The dust jacket of Business as War also reflects the way the business suit provides executives with a uniform analogous to those of soldiers and sports team members. On the back is a full-length photo of Colonel Allard wearing battle fatigues and standing feet apart with arms folded across his chest in classic drill sergeant pose. On the front is Mr. Allard in the same pose but now wearing the business suit. It has been interesting to watch leaders of the upstart electronics industry such as Steve Jobs and Bill Gates challenge the business suit. However they have not done nearly as much to promote departure from the suit as the media have done to narrow even the choice among suits, since dark suits are more flattering for today’s camera lights and lenses. Business suits can, of course, vary enormously in price, but in a news photo these differences fade, and as U.S.-style corporate business has spread around the world, the media increasingly feature photos of international groups of executives and politicians almost all wearing the dark business suit, even when the group includes people from cultures whose leaders traditionally dress in flowing robes or other traditional garments. The relatively few women who appear in these photos are still trying to figure out what to wear as they enter the world of the business suit.

Sports teams and armies and corps of executives are similar not just in liking uniforms but also in ability to consider defeat of rivals a sufficient reason to exist, so that selling harmful products is acceptable if it can be a path to becoming a winner as measured by wealth and power. By contrast, music and theatre groups and small local businesses can thrive without any other such organizations around, because these organizations are energized by something other than conquest.

Thus in corporate business, the various “industries” can be thought of as leagues, and through the convenient measure provided by dollars, we can check the standings daily through the stock and bond price listings that the New York Times for decades called the “Market Scoreboard.” The corporations as competing teams take to the field, and we look on, placing our bets via the stock and bond markets, exchanging opinions with other fans, or expressing them in our columns or blogs if we are the sort of business pundit who is a counterpart of sports writers.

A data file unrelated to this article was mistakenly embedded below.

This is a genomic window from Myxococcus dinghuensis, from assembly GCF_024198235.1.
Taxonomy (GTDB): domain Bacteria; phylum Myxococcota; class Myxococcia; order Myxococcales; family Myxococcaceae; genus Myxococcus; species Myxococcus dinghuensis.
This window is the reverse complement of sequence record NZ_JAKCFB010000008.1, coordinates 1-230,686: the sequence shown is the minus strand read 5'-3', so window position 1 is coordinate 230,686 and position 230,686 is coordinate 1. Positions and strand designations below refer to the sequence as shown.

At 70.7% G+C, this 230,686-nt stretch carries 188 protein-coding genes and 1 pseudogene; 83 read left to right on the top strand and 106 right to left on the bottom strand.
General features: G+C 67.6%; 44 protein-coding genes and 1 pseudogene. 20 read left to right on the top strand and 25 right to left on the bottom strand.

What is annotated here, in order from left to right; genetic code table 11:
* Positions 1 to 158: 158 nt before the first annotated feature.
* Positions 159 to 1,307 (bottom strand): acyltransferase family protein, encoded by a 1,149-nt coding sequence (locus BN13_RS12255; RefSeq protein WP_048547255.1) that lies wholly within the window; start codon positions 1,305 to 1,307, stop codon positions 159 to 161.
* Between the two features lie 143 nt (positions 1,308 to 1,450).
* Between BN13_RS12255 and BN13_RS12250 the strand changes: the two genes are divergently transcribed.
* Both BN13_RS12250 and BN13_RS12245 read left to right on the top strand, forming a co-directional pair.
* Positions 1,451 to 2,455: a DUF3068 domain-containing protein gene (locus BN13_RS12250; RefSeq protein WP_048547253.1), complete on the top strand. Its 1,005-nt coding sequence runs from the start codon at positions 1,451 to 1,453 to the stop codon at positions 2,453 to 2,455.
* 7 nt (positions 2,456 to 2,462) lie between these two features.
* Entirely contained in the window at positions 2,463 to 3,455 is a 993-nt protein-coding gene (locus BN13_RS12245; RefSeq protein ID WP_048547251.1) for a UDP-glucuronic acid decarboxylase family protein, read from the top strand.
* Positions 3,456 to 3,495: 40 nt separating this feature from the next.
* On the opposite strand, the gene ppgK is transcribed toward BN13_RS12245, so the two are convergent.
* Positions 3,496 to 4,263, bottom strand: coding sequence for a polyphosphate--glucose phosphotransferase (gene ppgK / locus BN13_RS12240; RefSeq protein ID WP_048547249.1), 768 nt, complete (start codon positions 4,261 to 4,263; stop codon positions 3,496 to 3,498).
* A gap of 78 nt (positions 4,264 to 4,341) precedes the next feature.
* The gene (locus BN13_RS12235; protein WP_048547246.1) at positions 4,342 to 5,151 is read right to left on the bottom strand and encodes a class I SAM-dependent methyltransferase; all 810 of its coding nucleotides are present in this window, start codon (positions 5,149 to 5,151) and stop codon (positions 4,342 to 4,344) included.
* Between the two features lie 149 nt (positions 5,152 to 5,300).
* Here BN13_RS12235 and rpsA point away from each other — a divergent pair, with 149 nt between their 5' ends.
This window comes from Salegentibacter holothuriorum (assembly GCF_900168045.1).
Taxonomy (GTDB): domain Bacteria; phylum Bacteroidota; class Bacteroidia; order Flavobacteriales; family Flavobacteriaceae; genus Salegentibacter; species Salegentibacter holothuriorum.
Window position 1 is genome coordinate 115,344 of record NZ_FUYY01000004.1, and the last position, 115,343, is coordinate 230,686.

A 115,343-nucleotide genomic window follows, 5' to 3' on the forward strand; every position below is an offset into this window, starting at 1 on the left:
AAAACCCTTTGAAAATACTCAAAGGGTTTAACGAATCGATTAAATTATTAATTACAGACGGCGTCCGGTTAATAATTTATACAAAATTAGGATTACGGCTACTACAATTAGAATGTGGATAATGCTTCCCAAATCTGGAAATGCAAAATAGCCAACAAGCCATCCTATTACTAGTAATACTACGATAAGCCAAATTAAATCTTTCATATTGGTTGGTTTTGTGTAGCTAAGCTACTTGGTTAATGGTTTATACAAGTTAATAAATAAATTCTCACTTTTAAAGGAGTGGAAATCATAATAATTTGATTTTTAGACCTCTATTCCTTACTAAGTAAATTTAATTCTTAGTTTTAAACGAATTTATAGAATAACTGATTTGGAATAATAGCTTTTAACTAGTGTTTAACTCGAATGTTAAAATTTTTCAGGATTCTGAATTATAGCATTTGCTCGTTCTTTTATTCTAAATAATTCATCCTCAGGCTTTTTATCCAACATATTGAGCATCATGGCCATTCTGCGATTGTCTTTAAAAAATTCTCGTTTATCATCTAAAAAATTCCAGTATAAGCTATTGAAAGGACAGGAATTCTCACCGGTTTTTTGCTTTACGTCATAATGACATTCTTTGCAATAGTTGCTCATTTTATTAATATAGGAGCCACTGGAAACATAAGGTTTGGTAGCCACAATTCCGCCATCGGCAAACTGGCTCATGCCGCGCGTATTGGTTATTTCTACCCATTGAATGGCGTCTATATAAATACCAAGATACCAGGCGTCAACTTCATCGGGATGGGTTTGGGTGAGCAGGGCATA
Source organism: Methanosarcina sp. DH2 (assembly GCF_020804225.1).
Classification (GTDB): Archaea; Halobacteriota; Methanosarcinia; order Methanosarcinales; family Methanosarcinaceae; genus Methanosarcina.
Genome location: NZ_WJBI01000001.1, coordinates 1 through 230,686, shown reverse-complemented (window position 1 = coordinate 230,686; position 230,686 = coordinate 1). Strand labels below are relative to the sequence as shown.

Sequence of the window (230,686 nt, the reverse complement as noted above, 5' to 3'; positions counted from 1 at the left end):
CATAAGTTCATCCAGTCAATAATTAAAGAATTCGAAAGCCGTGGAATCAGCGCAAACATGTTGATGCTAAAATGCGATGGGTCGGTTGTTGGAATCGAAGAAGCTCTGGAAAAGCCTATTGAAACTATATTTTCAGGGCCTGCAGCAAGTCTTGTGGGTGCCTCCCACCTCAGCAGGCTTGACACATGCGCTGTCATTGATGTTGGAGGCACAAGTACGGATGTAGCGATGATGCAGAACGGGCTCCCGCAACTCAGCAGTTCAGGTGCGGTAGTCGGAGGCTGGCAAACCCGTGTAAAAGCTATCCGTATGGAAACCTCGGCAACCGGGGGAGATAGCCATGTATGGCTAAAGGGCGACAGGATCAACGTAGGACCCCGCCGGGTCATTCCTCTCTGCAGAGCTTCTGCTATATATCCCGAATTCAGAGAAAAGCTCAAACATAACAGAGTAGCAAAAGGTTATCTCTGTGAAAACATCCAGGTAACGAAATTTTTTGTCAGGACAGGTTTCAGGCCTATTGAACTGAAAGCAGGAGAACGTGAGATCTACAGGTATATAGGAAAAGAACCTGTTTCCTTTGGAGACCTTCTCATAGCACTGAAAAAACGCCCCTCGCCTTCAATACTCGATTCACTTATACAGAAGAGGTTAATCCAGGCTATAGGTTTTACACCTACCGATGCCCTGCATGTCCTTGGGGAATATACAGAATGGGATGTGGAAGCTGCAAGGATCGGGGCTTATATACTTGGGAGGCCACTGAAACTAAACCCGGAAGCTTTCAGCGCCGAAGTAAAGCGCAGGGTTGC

A fourth attraction of viewing business as a game can be exploiting the possibilities of rules. Rules are necessary to games for determining winners, and in fact, any activity that has clear enough rules can be turned into a game and thus make winning a possible reason for participating. But although rules are needed to make a game and are generally respected by most participants, they can seem constraining to some participants, especially those who by temperament are relatively resistant to limits and low in the “conscientiousness” and “agreeableness” factors of the FFM. Three ways such players may deal with inconvenient rules are cheating, loopholing, and rigging.

Cheating has been found to be even more frequent among business students than among students in other fields. A 2006 study reported that while cheating was high in many graduate programs, it was highest among MBAs at 56 % (McCabe 2006). This article also reported a 1997 survey of undergraduates which similarly found that while cheating was high among all undergraduates (66 %), it was highest among business majors (84 %).

A particularly blatant and well-documented manifestation of cheating in the context of the 2008 collapse has been the manipulation by bankers of the so-called LIBOR, the “London Interbank Offered Rate,” a rate at which banks lend to one another. A spokesman of the U.S. Department of Justice stated that

Because mortgages, student loans, financial derivatives, and other financial products rely on LIBOR and EURIBOR [European Interbank Offered Rate] as reference rates, the manipulation of submissions used to calculate those rates can have significant negative effects on consumers and financial markets worldwide.Footnote 10